Hiellen Longhouse Village is surrounded by endless beaches and unforgettable ancient forest. (Photo: Coast Funds)

Hiellen Longhouse Village

To meet the demand for more ecotourism opportunities at the north end of Haida Gwaii, the Old Massett Village Council built Hiellen Longhouse Village, a series of seven self-contained cabins, plus a 10-room building and tent sites on the site of an ancient Haida village. Hiellen was built by local carpenters, using local cedar, hemlock, and spruce from a local mill.

The accommodations are intentionally rustic, encouraging guests to disconnect from the outside world and form deeper connections to, and respect for, Haida land and culture. The village also doubles as a venue for job fairs, training, weddings, retreats, and Haida-led events that contribute to the Nation’s ongoing cultural revitalization.

Note: Hiellen Village is closed for renovations and expected to reopen this summer.

Haida House at Tlaal and Ocean House at Tlaga Gawtlaas

At the Haida House, HaiCo transitioned a former trophy bear hunting lodge into a world class accommodation property (on 64 acres of river and oceanfront) that centers Haida culture and wild nature. Here, guests are paired with a cultural interpreter from the Nation to help educate them on Haida protocol and to share knowledge about the land, the language, and the people.

Building on the success of this venture, the Haida Enterprise Corporation (HaiCo) added 12 two-room oceanside cabins for guests wanting a more private all-inclusive experience.

Closer to G̲aw Tlagee Old Masset, HaiCo built Ocean House, a 24-room boutique hotel.

Both Haida House and Ocean House place Haida culture at the forefront. The culinary program features a tide-to-table and ocean-to-table menu, highlighting local providers and Haida staples. Haida Tourism also has conference space, for corporate retreats, yoga retreats and larger gatherings.

Note: Ocean House will be open in 2024 (closed for renovations in 2023).

Central Coast

marina with boats docked
The marina at Shearwater includes 3,000 feet of dock space with 15-,30-, and 50-amp electrical service. (Photo: Evangeline Clifton)

Shearwater Wilderness Resort & Marina, Haíɫzaqv

Shearwater, on Denny Island, hosts a resort and marina, as well as a marine shipyard, restaurant and bar, laundromat, seabus service, post office, grocery and liquor store, and other businesses to support locals and visitors to Haíɫzaqv territory on the central coast.

In 2021, the Heiltsuk Tribal Council purchased Shearwater Wilderness Resort and Marina, reclaiming ownership of an important part of their territory and creating new employment and training opportunities for their Haíɫzaqv people.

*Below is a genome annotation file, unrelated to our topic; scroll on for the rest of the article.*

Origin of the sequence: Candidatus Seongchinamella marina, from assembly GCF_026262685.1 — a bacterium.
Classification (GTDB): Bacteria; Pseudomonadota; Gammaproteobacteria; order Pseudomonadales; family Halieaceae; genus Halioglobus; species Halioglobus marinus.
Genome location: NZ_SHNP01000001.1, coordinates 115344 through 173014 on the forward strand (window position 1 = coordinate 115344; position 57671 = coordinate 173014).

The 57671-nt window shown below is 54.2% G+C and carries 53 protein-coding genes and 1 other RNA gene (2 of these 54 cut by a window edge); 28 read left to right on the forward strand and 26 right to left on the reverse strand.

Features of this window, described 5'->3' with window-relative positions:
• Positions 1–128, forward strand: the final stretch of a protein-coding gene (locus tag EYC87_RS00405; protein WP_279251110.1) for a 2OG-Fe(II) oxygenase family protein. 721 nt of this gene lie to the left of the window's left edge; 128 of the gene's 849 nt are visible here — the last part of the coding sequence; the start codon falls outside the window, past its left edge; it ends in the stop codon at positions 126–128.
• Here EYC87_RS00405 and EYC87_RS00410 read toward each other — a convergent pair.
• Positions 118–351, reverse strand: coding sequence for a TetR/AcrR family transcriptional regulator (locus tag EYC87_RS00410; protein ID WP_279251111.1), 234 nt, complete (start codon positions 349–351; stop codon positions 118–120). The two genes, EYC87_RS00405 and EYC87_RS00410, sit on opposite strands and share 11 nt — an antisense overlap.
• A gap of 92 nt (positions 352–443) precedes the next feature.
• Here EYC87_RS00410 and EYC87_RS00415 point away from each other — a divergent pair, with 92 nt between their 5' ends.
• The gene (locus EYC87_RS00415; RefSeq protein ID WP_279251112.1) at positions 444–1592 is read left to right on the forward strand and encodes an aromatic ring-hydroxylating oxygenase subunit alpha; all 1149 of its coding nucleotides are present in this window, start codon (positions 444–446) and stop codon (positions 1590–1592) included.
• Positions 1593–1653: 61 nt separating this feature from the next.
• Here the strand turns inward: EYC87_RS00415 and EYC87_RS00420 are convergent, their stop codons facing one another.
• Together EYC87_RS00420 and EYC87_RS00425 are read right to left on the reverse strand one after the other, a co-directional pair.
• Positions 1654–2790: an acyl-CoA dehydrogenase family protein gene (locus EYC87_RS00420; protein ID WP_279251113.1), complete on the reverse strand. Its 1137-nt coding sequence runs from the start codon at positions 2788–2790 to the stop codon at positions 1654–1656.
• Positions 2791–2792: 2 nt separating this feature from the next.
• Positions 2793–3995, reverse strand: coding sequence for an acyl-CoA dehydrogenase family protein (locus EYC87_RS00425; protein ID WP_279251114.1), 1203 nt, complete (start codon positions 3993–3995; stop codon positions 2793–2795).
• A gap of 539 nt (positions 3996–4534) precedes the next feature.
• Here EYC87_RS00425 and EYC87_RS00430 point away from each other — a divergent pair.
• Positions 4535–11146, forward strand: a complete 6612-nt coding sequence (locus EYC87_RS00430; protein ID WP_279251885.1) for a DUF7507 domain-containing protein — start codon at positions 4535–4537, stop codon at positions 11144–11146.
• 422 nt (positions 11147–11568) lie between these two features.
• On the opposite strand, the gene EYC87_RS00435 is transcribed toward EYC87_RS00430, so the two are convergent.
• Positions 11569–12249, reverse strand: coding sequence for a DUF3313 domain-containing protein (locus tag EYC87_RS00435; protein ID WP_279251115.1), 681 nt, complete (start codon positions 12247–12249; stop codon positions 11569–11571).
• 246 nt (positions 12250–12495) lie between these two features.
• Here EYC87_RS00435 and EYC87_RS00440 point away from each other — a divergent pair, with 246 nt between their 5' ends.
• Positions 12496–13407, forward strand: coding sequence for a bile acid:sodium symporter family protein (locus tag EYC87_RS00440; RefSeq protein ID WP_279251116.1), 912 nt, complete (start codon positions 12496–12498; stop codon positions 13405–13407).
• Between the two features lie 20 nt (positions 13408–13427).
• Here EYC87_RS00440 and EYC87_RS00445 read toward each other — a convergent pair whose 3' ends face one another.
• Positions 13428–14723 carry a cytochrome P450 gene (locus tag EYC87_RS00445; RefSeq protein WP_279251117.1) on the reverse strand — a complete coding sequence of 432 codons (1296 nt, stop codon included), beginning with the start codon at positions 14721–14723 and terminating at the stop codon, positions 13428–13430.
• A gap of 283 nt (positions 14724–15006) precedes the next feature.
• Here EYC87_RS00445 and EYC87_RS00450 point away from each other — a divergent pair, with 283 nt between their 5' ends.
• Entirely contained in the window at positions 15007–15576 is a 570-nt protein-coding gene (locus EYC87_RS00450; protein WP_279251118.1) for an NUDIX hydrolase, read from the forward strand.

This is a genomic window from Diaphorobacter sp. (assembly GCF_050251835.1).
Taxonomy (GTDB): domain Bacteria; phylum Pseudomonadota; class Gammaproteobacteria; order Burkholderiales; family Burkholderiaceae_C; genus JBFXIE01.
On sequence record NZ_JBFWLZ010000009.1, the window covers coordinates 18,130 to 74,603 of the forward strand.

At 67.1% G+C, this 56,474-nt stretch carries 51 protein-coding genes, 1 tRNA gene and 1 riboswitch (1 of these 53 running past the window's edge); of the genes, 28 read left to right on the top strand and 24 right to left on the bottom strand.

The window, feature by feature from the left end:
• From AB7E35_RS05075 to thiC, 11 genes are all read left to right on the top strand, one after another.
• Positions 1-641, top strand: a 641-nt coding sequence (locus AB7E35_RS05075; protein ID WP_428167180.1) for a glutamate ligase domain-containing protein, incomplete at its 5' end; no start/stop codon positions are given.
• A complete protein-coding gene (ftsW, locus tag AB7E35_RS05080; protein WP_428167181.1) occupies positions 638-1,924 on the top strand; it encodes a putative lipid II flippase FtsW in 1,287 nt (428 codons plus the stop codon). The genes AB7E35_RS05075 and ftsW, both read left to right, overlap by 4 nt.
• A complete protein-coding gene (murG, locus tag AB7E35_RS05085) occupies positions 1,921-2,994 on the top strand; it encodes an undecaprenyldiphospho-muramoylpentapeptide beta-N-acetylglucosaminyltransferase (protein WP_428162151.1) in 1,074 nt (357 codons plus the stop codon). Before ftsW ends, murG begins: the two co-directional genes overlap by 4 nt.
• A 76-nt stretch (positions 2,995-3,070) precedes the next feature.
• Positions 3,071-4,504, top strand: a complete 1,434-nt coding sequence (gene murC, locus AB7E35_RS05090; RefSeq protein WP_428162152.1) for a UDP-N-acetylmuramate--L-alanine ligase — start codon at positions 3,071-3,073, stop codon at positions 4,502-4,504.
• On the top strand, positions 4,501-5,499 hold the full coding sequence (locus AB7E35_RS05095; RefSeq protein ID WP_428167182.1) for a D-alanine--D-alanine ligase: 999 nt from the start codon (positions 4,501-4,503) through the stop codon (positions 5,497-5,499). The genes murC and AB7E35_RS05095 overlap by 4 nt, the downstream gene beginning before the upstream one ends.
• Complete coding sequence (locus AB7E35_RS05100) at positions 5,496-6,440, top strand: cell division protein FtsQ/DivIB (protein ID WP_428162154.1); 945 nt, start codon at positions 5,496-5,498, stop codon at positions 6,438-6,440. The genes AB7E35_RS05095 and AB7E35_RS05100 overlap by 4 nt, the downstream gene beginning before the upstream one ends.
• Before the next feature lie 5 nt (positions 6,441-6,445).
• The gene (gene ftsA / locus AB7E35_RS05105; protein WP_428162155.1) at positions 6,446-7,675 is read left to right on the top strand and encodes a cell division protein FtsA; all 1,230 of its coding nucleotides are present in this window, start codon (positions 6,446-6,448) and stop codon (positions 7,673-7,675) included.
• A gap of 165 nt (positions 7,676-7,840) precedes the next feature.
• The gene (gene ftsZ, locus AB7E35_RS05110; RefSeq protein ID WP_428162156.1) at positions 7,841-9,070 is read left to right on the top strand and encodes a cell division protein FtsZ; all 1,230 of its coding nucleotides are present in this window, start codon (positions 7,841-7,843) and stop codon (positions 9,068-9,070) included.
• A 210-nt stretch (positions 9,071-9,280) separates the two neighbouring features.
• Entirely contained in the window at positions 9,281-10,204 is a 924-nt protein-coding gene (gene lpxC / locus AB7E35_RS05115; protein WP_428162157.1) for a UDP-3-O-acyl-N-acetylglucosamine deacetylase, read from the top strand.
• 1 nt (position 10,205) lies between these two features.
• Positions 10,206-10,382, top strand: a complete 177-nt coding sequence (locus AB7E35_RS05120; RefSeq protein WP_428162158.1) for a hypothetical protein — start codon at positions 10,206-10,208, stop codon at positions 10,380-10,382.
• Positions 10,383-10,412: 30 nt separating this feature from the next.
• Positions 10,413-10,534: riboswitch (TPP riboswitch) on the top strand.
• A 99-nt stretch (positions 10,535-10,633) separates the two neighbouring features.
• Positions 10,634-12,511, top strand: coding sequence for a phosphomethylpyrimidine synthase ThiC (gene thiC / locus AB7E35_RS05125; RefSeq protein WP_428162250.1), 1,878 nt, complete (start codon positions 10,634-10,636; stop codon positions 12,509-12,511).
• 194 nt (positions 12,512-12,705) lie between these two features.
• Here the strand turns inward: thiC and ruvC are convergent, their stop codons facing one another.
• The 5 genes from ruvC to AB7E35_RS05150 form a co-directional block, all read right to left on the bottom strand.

In just a year, the Haíɫzaqv have launched new eco-cultural tour packages, offering guests a more authentic experience that includes wildlife viewing, storytelling, and visits to culturally safe archaeological sites in the Nation’s territory.

Copper Sun Journeys, Nuxalk

Nuxalk territory is home to abundant wildlife, the dramatic mountain peaks of the Coast Mountain range, lush temperate rainforest, and ancient petroglyphs that were carved into rock some 5,000 years ago. It’s a sacred and spiritual place for Nuxalk people, and with Copper Sun Journeys, visitors can witness the powerful elemental forces of the area, learn about Nuxalk history, and hear traditional songs and stories on guided tours throughout the Bella Coola Valley. Copper Sun Journeys is a sister business to the well-established Copper Sun Gallery, a space for Nuxalk artists to show and sell their work.

dancer wearing a painted cedar hat and a red blanket
By visiting Spirit Bear Lodge, you support a remote First Nations community and contribute to meaningful change and a conservation economy. (Photo: Spirit Bear Lodge)

Spirit Bear Lodge, Kitasoo Xai’xais

Connect with the Kitasoo Xai’xais people, the lands and waters of their traditional territory, and the magnificent wildlife that call it home. Spirit Bear Lodge offers all inclusive multi-day adventures that build an understanding, respect, and connection to the heart of the Great Bear Rainforest and a culture that has roots as deep as the trees.

Named for the Spirit (Kermode) bear, a genetically unique subspecies of the black bear found only in parts of the North and Central Coast, the lodge places a focus on sustainable, conservation-based wildlife viewing, honouring this culturally-significant bear and the Kitasoo and Xai’xais peoples’ heritage and values. In doing so, the Nation has created one of the most desirable and sought-after destinations in North America. The lodge employs about 10 per cent of the working-age population in Klemtu and supports youth cultural programs.

North Vancouver Island and South Coast

Homalco Cultural Tour. Photo courtesy of Homalco Wildlife and Cultural Tours
Homalco Cultural Tour. Photo courtesy of Homalco Wildlife and Cultural Tours

Homalco Tours, Xwémalhkwu

The territory of the Homalco First Nation extends into Bute Inlet, a long, deep fjord on the mainland across from Vancouver Island. It’s a place of spectacular beauty and abundant wildlife, including grizzly bears. For over a decade, Homalco Wildlife & Cultural Tours has been running bear viewing tours deep within Bute Inlet, offering visitors the chance to safely see bears in their natural habitat and learn about Homalco culture and their relationship to these legendary giants.

For the Xwémalhkwu Nation, Homalco Tours creates family-supporting jobs, celebrates their culture and language, and uses tourism to support conservation. Homalco Tours is the result of the Homalco Nation’s conservation efforts to restore salmon populations in the area and bring a thriving grizzly bear population back to the valley.